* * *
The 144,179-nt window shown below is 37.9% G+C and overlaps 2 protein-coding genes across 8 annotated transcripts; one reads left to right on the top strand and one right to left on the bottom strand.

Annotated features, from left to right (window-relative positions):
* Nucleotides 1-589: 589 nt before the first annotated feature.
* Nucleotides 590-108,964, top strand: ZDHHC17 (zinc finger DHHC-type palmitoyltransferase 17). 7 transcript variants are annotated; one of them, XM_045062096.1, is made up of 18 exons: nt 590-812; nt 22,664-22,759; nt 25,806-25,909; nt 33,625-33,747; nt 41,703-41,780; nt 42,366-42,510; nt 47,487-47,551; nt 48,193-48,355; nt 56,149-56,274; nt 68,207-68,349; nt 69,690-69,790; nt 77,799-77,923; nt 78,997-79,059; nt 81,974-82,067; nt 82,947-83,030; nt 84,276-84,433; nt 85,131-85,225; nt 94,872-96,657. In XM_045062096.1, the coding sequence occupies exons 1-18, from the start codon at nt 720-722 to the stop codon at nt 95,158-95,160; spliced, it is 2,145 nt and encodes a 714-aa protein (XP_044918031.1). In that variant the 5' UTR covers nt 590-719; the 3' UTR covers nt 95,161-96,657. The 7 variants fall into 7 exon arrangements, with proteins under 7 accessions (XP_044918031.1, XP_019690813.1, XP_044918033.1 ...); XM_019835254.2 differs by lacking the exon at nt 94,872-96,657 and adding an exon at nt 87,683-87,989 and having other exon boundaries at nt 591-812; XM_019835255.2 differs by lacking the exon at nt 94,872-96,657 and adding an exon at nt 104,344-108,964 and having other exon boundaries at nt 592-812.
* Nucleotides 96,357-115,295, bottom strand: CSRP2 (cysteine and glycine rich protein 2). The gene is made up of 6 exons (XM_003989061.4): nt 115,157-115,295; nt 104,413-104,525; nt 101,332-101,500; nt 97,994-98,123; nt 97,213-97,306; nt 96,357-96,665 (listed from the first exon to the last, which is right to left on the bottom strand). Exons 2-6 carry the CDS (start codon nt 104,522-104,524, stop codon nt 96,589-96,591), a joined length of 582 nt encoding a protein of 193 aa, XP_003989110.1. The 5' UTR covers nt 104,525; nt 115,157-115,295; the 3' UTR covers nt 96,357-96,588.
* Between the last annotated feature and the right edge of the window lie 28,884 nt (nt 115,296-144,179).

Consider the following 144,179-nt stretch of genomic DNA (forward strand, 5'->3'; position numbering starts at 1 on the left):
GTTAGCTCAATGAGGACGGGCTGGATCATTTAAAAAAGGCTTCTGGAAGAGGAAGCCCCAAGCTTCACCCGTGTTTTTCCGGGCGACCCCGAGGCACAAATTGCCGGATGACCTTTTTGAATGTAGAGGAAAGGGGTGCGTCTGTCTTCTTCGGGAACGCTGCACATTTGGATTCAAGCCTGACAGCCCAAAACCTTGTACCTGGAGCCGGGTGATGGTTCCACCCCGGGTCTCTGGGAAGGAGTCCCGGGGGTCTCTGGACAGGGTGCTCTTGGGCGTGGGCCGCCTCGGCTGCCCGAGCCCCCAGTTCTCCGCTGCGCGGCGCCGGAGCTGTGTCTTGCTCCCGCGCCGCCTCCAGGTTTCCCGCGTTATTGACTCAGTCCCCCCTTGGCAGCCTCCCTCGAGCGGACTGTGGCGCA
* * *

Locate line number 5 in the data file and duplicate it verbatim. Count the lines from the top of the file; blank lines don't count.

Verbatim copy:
* Nucleotides 96,357-115,295, bottom strand: CSRP2 (cysteine and glycine rich protein 2). The gene is made up of 6 exons (XM_003989061.4): nt 115,157-115,295; nt 104,413-104,525; nt 101,332-101,500; nt 97,994-98,123; nt 97,213-97,306; nt 96,357-96,665 (listed from the first exon to the last, which is right to left on the bottom strand). Exons 2-6 carry the CDS (start codon nt 104,522-104,524, stop codon nt 96,589-96,591), a joined length of 582 nt encoding a protein of 193 aa, XP_003989110.1. The 5' UTR covers nt 104,525; nt 115,157-115,295; the 3' UTR covers nt 96,357-96,588.